In Ambrose v. Western Maryland Ry. Co., 368 Pa. 1, 81 A.2d 895, the general rule is stated to be that a railroad company before delivering a loaded car to the consignee must make an inspection thereof sufficiently thorough to ascertain whether there is "any fairly obvious defect in its construction or state of repair which constitutes a likely source of danger."Summary of this case from Veale v. Railway Company
May 22, 1951.
June 27, 1951.
Negligence — Supplier of chattel — Common carrier — Connecting carrier — Defective equipment — Duty of inspection.
1. A railroad company before delivering to a consignee a loaded car received from a connecting carrier must make an inspection thereof sufficiently thorough to ascertain whether there is any fairly obvious defect in its construction or state of repair which constitutes a likely source of danger. [7-8]
2. Where it appeared that while an employe of the consignee was opening the door of a freight car belonging to another railroad, which had been delivered to the consignee by the defendant railroad, the door fell off the car onto the employe as a result of a defect which could only have been discovered by a minute and impractical inspection, it was Held, in the circumstances, that the defendant's failure to discover the defect was not negligence. [2-12]
3. The rule of res ipsa loquitur is not applicable to a case involving injury to an employe of a consignee for harm resulting from a defective freight car delivered by the defendant as a connecting carrier. [11-12]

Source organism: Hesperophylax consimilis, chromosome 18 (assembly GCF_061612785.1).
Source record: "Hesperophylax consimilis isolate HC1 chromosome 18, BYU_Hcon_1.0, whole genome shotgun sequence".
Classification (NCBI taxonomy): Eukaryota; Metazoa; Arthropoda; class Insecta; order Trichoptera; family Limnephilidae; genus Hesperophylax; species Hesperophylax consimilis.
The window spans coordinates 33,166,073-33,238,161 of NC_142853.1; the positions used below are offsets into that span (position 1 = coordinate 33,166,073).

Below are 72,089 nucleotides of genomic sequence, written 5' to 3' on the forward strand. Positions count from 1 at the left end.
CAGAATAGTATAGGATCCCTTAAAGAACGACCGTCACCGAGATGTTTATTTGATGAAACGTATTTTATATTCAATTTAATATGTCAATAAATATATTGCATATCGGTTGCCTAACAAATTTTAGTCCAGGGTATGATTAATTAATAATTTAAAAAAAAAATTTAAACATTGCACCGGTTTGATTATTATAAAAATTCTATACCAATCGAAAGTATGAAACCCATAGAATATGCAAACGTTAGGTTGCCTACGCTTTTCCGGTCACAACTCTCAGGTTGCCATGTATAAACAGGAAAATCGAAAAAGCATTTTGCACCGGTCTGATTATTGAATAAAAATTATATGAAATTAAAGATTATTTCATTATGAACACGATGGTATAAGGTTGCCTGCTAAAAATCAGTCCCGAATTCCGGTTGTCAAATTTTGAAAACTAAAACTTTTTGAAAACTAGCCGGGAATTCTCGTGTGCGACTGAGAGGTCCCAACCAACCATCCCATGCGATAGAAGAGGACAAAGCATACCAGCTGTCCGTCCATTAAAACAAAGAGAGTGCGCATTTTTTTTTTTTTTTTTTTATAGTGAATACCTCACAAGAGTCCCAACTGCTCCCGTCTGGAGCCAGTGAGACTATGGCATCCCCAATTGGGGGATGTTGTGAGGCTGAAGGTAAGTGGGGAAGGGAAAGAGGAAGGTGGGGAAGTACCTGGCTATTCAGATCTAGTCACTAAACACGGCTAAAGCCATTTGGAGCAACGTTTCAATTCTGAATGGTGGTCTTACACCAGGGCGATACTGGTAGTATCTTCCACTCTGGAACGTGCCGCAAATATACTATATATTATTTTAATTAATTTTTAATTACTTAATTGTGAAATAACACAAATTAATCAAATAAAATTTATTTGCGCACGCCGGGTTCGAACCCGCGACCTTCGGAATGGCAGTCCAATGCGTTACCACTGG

4. The doctrine of exclusive control has no application to a situation in which the defendant is not in exclusive control of the instrumentality causing the injury. [11-12]
Mr. Justice LADNER dissented.
Argued May 22, 1951. Before DREW, C. J., STERN, STEARNE, JONES, BELL, LADNER and CHIDSEY, JJ.
Appeal, No. 86, Jan. T., 1951, from judgment of Court of Common Pleas of Franklin County, Oct. T., 1946, No. 99, in case of Helen R. Ambrose, Admrx., Estate of Robert V. Ambrose, deceased v. Western Maryland Railway Company. Judgment affirmed.
Trespass for wrongful death. Before WINGERD, P. J.
Verdicts, for plaintiff, in sum of $11,000 for widow and son, and for estate in sum of $1,000; judgment entered for defendant n.o.v. Plaintiff appealed.
A. J. White Hutton, with him John A. Smarsh, for appellant.
Paul S. Parsons and Edwin D. Strite, for appellee.